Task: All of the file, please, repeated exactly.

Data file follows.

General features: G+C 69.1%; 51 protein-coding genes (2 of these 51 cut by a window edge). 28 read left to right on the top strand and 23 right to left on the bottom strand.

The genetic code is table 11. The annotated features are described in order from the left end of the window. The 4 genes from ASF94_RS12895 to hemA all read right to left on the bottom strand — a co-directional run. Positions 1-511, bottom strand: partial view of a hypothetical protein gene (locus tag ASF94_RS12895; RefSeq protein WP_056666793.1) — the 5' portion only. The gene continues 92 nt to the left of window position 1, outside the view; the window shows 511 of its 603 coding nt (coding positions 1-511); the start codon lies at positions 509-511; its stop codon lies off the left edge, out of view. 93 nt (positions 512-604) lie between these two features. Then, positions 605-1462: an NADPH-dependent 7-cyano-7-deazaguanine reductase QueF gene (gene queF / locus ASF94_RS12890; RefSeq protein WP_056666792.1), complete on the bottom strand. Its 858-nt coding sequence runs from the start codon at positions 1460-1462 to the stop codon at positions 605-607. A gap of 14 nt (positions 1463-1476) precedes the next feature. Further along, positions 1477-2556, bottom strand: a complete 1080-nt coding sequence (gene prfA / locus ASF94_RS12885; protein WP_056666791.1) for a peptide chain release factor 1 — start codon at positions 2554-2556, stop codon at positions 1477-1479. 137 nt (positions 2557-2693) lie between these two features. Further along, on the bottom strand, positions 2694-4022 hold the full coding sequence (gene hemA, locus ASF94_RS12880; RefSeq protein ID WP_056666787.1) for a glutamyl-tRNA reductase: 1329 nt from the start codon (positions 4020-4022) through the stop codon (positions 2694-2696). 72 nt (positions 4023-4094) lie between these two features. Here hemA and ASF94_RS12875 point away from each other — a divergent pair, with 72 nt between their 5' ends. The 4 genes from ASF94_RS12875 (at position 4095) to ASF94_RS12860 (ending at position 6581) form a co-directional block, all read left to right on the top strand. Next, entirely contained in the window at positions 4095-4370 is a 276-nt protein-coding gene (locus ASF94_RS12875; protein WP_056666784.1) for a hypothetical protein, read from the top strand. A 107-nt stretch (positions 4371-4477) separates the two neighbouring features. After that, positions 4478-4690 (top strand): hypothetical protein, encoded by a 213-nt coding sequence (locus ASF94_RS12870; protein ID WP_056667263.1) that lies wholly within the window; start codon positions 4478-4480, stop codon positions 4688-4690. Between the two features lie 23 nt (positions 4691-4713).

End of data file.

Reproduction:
General features: G+C 69.1%; 51 protein-coding genes (2 of these 51 cut by a window edge). 28 read left to right on the top strand and 23 right to left on the bottom strand.

The genetic code is table 11. The annotated features are described in order from the left end of the window. The 4 genes from ASF94_RS12895 to hemA all read right to left on the bottom strand — a co-directional run. Positions 1-511, bottom strand: partial view of a hypothetical protein gene (locus tag ASF94_RS12895; RefSeq protein WP_056666793.1) — the 5' portion only. The gene continues 92 nt to the left of window position 1, outside the view; the window shows 511 of its 603 coding nt (coding positions 1-511); the start codon lies at positions 509-511; its stop codon lies off the left edge, out of view. 93 nt (positions 512-604) lie between these two features. Then, positions 605-1462: an NADPH-dependent 7-cyano-7-deazaguanine reductase QueF gene (gene queF / locus ASF94_RS12890; RefSeq protein WP_056666792.1), complete on the bottom strand. Its 858-nt coding sequence runs from the start codon at positions 1460-1462 to the stop codon at positions 605-607. A gap of 14 nt (positions 1463-1476) precedes the next feature. Further along, positions 1477-2556, bottom strand: a complete 1080-nt coding sequence (gene prfA / locus ASF94_RS12885; protein WP_056666791.1) for a peptide chain release factor 1 — start codon at positions 2554-2556, stop codon at positions 1477-1479. 137 nt (positions 2557-2693) lie between these two features. Further along, on the bottom strand, positions 2694-4022 hold the full coding sequence (gene hemA, locus ASF94_RS12880; RefSeq protein ID WP_056666787.1) for a glutamyl-tRNA reductase: 1329 nt from the start codon (positions 4020-4022) through the stop codon (positions 2694-2696). 72 nt (positions 4023-4094) lie between these two features. Here hemA and ASF94_RS12875 point away from each other — a divergent pair, with 72 nt between their 5' ends. The 4 genes from ASF94_RS12875 (at position 4095) to ASF94_RS12860 (ending at position 6581) form a co-directional block, all read left to right on the top strand. Next, entirely contained in the window at positions 4095-4370 is a 276-nt protein-coding gene (locus ASF94_RS12875; protein WP_056666784.1) for a hypothetical protein, read from the top strand. A 107-nt stretch (positions 4371-4477) separates the two neighbouring features. After that, positions 4478-4690 (top strand): hypothetical protein, encoded by a 213-nt coding sequence (locus ASF94_RS12870; protein ID WP_056667263.1) that lies wholly within the window; start codon positions 4478-4480, stop codon positions 4688-4690. Between the two features lie 23 nt (positions 4691-4713).